Category Archives: Challenges & Frustrations

Those Who Can, Do; Those Who Can Teach, Teach

Recently, a friend trotted out the old adage, “Those who can, do.  Those who can’t, teach.”  This quote bothers me.  I understand the frustration behind it, but my experience suggests otherwise. +10

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Taking the Power Play Out of Self-Esteem

I’ve posted about student self-esteem several times.  In two posts, Self Esteem from October 2011 and Self-Esteem Starts With Esteem from November 2013, I described students who continually put themselves down, and how I would insist that they say to me, “Mr. Bigler, I’m … Continue reading

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Avoiding Failure by Never Trying

Each year, as students sink farther and farther into the abyss of test-driven curriculum and low-level thinking, I have to work harder and harder to teach them high-level thinking skills.  This year, my students and I seem to be approaching … Continue reading

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The Aftermath of Standardized Test Prep

When potential students ask whether (high school) physics is hard, I tell them, “Imagine a year of algebra word problems, in which you have to understand a situation in order to figure out which equation to apply and how to … Continue reading

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The Ninety-Five Percent Solution

One of my father-in-law’s astute observations of human behavior is that most people do not correctly perceive ratios or probabilities less than 5% or greater than 95%.  A greater-than-95% chance of something occurring becomes irrationally either “It definitely will happen,” … Continue reading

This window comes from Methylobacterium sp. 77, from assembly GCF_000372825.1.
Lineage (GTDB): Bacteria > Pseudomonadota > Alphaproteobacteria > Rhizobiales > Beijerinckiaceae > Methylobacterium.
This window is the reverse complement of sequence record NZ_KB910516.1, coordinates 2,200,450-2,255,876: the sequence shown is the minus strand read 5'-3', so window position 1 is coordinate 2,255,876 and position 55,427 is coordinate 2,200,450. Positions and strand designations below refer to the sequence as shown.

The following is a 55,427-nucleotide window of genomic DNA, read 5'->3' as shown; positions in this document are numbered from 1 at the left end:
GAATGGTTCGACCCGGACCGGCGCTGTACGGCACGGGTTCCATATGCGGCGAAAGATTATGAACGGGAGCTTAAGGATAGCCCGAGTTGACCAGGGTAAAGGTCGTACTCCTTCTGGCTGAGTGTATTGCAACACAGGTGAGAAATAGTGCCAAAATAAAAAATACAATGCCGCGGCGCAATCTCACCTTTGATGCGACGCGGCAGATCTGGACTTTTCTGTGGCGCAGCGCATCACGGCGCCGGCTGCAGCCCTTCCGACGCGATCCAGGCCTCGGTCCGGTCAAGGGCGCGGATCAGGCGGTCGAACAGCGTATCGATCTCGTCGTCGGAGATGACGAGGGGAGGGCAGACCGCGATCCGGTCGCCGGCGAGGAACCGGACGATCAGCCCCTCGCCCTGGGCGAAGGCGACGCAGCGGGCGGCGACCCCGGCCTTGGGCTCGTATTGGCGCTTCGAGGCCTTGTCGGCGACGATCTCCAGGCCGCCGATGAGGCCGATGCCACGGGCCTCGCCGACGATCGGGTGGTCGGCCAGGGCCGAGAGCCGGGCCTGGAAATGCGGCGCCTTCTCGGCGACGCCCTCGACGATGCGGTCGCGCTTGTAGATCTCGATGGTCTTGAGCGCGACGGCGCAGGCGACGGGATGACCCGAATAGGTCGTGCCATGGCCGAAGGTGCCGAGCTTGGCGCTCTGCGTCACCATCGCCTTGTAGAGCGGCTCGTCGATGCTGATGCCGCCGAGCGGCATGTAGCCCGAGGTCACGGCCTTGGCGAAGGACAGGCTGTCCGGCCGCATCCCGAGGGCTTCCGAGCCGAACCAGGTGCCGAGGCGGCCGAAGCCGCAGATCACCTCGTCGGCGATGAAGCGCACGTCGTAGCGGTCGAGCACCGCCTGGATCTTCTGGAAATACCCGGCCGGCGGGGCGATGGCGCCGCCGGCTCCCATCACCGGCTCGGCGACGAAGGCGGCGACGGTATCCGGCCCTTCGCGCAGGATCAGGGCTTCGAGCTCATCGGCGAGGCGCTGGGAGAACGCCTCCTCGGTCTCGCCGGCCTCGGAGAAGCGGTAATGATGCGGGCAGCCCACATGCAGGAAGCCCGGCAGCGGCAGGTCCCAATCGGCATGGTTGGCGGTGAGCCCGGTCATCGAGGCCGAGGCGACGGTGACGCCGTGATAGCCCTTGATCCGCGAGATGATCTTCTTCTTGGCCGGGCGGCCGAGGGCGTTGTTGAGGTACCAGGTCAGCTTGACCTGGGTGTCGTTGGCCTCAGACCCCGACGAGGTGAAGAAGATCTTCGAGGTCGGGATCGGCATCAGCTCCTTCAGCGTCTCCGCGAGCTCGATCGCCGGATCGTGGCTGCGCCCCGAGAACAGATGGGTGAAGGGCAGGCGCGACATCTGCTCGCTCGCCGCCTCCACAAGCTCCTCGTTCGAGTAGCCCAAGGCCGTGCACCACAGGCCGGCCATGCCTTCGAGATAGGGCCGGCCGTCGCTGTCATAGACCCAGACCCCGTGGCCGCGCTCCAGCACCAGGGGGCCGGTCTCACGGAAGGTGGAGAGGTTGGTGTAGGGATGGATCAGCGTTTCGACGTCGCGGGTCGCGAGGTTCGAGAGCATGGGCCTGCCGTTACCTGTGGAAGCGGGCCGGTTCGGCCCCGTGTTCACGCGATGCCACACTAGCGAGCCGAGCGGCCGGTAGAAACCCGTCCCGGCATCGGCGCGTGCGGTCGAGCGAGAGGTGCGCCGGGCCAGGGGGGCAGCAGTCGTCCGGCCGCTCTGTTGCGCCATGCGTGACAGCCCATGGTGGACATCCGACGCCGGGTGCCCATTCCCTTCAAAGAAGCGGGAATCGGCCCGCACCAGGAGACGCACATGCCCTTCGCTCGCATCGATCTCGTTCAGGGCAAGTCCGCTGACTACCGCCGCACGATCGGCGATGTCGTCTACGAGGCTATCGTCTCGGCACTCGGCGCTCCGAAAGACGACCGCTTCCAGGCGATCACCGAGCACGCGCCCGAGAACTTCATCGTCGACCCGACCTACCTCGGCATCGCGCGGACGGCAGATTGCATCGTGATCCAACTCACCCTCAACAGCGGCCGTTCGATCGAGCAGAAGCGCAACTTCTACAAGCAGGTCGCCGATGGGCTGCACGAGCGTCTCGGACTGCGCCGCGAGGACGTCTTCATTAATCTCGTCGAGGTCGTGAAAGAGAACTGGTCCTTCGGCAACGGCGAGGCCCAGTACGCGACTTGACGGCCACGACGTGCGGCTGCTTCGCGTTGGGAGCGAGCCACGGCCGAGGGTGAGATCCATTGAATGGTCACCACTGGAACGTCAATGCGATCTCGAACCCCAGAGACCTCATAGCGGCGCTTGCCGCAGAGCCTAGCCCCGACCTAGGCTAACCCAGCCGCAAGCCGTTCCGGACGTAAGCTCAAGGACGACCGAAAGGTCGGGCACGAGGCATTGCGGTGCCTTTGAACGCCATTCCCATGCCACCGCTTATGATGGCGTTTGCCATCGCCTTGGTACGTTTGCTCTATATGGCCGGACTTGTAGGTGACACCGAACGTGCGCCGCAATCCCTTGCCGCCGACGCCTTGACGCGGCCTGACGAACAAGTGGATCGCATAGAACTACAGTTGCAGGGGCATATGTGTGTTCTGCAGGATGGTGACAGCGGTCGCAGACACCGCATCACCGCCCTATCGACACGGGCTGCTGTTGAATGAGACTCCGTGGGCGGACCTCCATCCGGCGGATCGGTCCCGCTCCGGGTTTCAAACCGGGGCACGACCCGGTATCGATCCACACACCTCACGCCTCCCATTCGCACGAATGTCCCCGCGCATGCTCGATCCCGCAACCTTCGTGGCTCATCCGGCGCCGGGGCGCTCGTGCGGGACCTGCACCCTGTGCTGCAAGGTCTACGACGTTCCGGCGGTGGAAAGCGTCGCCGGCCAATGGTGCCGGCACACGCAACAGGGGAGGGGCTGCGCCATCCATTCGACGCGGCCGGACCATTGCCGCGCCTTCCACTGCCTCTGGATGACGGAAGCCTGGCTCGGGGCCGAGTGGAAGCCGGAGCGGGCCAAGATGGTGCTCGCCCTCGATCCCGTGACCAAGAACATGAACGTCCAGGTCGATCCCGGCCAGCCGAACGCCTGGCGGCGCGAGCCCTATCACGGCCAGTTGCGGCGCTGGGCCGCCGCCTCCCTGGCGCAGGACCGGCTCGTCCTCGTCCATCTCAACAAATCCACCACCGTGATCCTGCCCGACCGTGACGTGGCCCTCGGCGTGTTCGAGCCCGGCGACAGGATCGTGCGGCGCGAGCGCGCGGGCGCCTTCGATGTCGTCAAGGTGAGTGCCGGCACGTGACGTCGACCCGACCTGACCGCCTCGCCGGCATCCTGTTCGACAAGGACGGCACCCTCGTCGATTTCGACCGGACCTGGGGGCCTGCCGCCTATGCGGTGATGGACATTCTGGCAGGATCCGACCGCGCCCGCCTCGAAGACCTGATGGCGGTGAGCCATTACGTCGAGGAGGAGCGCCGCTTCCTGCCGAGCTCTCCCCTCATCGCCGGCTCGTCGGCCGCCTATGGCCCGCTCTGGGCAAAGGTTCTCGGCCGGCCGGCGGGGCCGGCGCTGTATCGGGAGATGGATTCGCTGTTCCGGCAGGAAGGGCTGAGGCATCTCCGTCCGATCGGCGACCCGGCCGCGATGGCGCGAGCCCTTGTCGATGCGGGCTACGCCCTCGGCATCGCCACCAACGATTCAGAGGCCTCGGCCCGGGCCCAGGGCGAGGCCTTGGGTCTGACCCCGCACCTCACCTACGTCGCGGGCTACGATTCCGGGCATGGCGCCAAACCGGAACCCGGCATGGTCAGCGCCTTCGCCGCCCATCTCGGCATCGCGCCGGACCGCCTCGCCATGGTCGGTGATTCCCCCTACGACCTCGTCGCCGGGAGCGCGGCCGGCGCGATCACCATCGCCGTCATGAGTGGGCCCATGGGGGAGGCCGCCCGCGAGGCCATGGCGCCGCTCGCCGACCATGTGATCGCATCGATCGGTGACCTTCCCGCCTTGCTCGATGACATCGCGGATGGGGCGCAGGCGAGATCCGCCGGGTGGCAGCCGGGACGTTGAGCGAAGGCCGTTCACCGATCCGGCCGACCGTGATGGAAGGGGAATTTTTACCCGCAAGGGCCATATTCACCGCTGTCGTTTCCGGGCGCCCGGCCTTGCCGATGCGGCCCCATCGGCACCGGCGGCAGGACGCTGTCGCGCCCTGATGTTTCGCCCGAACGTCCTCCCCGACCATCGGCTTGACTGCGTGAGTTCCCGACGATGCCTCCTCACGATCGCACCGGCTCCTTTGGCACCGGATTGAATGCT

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Poverty and Cognitive Ability

I just read an article with an interesting finding in Science News: “Poverty may tax thinking abilities.”  The research, originally published in Science, claims that financial concerns that arise from living in poverty “damages reasoning abilities about as much as going … Continue reading

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Four Fallacies of Educational Policy

One of the easiest ways to make a parent angry is for people who do not have children of their own to give parenting advice.  Now suppose that those childless people were given the power to make rules that parents … Continue reading

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It’s Not About the Teacher

Yesterday I had prepared one of my favorite physics lessons: a lecture/discussion with demos that explains various aspects of music.  My seniors (3/4 of my students) are heading into their final week of high school, and a class that’s about … Continue reading

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Responding to Student Demands for Good Teaching

For the past week, social media has been buzzing with a 90-second video of Jeff Bliss, a Texas high school sophomore, giving his World History teacher a piece of his mind about the endless packets and worksheets, and what he feels … Continue reading

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Playing “School” in School

When children play “school,” usually one child is the “teacher” and the others are the “students.”  The “lesson” in these games is almost always based on low-level recall of facts or mastery of a one-step skill or process.  The idea … Continue reading

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